Imagine roadways that encourage respectful, cordial interaction among all users, and that are far safer, and even fun, for people on bikes. California has taken a big step towards the creation of exactly these types of roadways with Governor Brown’s approval this past Saturday of AB 1193, the Protected Bikeway Act.
Authored by Assemblymember Phil Ting (D-San Francisco), and sponsored by the California Bicycle Coalition (CalBike), AB 1193 overturns an outdated Caltrans rule that had effectively prohibited local Californian agencies from building bike lanes with physical separation from car traffic. Instead, AB 1193 encourages the creation of modern, protected bike lanes that use planters, curbs, posts or parked cars to separate bikes from cars on busy streets.
“This is a game changer for bike infrastructure in California,” said Ting. “Sharing the road is one thing but designing it better is another thing altogether. By changing our streets, cycling can finally become a realistic transportation option for millions of Californians held back by safety concerns.”
Used safely and effectively for years in the top bike-friendly cities of the world, such as Amsterdam (where 57% of the mode share in the city center is by bike) and Copenhagen (with a 37% bike mode share), protected bike lanes make urban bike riding a pleasant, practical and very safe way to make local trips – including getting children to and from school. Not coincidentally these two European cities also have a very high percentage of female bike riders which is not the case yet in the U.S.
“For too long, our cities in California have focused on creating paint-only-as-the-boundary bike lanes for the few willing to ride in and next to traffic, in big part because that’s all they were allowed to do according to the guidelines. Now, they’ll be able to build protected bike lanes as a key part of bikeway networks that serve everyone interested in bicycling, not just the bold and athletic,” said Dave Snyder, the Executive Director of the California Bicycle Coalition.
The Why of Protected Bike Lanes
Key to the exponential growth of protected bike lanes across the country has been the Green Lane Project of People for Bikes, which focuses on helping U.S. cities build better bike lanes to create low-stress streets. The Green Lane Project has gathered numerous reports that illustrate these safer lanes increase bike ridership by at least 50% and as much as 200%. Protected bike lanes also improve pedestrian safety by reducing sidewalk riding, and reduce auto on auto crashes by calming automobile traffic. Unsurprisingly, 96 percent of riders report feeling safer on protected bike lanes.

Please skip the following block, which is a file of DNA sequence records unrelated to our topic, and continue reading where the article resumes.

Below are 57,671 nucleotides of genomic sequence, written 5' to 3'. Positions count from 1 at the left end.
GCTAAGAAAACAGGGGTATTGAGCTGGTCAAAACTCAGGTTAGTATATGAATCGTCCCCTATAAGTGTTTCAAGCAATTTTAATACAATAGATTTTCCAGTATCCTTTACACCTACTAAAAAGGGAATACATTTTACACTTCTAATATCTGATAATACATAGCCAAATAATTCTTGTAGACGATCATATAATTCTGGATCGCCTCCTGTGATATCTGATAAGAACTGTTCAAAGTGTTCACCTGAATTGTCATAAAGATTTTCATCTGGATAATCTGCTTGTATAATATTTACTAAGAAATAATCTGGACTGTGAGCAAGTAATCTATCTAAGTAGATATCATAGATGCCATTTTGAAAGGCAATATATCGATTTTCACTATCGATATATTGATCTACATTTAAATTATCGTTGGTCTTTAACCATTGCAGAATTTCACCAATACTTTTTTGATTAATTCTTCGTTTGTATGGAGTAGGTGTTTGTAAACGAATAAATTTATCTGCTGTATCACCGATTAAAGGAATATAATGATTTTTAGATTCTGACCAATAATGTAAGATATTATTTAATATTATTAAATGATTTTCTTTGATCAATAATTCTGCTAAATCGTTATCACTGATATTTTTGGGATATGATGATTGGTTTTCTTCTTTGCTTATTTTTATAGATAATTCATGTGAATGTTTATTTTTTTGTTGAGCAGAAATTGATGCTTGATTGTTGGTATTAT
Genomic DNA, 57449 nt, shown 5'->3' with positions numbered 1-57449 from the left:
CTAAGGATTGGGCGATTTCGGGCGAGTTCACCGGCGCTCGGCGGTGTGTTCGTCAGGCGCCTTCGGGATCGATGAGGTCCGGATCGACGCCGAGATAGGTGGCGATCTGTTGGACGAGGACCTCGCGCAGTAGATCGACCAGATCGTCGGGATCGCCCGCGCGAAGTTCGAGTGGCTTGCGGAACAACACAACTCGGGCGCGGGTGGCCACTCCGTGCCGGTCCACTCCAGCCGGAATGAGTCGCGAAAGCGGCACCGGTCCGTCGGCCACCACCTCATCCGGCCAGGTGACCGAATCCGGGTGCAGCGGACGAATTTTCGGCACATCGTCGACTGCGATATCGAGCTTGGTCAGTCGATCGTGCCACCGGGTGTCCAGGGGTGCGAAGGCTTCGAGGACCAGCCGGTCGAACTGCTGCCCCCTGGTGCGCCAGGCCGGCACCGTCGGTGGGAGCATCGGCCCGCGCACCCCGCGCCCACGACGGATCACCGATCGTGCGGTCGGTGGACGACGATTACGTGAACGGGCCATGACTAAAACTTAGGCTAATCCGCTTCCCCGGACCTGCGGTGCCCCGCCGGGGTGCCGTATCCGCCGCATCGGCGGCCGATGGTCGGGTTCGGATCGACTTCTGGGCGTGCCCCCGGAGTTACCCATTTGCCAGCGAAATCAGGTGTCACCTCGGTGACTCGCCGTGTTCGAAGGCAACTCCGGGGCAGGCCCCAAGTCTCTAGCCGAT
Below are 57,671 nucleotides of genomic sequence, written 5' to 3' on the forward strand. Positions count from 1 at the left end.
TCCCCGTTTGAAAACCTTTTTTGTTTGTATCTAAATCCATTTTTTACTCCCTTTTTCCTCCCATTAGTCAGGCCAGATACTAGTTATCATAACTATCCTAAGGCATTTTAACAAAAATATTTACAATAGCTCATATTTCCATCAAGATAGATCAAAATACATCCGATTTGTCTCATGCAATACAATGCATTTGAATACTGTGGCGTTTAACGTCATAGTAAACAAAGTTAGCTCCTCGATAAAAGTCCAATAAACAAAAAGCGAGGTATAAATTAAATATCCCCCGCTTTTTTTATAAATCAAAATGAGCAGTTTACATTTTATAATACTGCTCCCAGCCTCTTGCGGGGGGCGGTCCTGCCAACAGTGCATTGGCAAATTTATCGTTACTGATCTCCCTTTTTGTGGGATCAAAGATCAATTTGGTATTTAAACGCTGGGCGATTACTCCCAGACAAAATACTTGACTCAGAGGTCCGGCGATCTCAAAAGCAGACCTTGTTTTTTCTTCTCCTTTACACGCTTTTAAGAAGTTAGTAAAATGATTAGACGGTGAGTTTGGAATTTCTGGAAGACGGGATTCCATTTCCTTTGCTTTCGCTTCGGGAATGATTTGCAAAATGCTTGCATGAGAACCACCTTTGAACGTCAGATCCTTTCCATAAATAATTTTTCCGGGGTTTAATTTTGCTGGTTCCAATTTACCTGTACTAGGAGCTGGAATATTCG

“California is the number one state for bicycling participation and the home of a significant chunk of the U.S. bike industry,” said Tim Blumenthal, president of the national bike movement PeopleForBikes. “The state’s new support of protected bike lanes–its latest step to make bicycling better for everyone–will not only make bike riding safer and more appealing for Californians, but will also help reduce road congestion, spur economic growth and improve personal health.”
The number of protected bike lanes has almost quadrupled in the U.S. since 2010 with 210 protected bike lanes projected to be completed within the end of 2014. According to the Green Lane Project research California currently has 11 cities with protected bike lanes built, the most of any other state with San Francisco the stand out with 15, followed with both Long Beach and San Jose with 2 each.
Put together the safety of all concerned, with the positive economic benefits of protected bike lanes, and you have a win/win scenario that cities across the nation are rapidly moving to be a part of. It’s reported that rents along New York City’s Times Square pedestrian and bicycle paths increased 71% in 2010, and after the construction of a protected bike lane on 9th Avenue, local businesses saw a 49 percent increase in retail sales. Further a report from Portland State University found that customers who arrive by bike spent 24% more than those who arrive by bike shop more often and spend more per month.
The Specifics on AB 1193
AB 1193 changes the rules about bikeway design to free local governments from the outdated Caltrans guide that controlled bikeway design even on locally owned streets and roads. It gives communities a bigger toolbox, relying on nationally-recognized safety standards, and requires Caltrans to update its standards to encourage protected bikeways. It was sponsored by the California Bicycle Coalition, a network of sixteen local bicycle advocacy organizations across the state with 30,000 dues-paying members whose shared goal is the tripling bicycling in California for healthier, safer, more prosperous communities across the state. Encouraging protected bike lanes is a key strategy to attract more people to bicycling.
California’s Commitment to Growing Bike Culture
On September 16th 2014 Californian joined twenty-four other states enacting the “Three Feet for Safety.” The law went into effect as California’s state and local governments work to boost bicycling for improved health, reduced traffic congestion, and economic growth. Bicycling has increased 50% in California since 2000, according to the California Household Transportation Survey, with about two million bike trips daily in the Golden State. Earlier this year California made an impressive jump from 19th to 9th in the annual Bicycle Friendly State rankings by the League of American Bicyclists. Further, the state Department of Transportation (Caltrans) says it’s working with its partners to infuse about $360 million into biking and other active transportation projects over the next three years while local sales taxes and the state’s cap-and-trade revenue are slated to contribute more than $1 billion to improve bicycling infrastructure.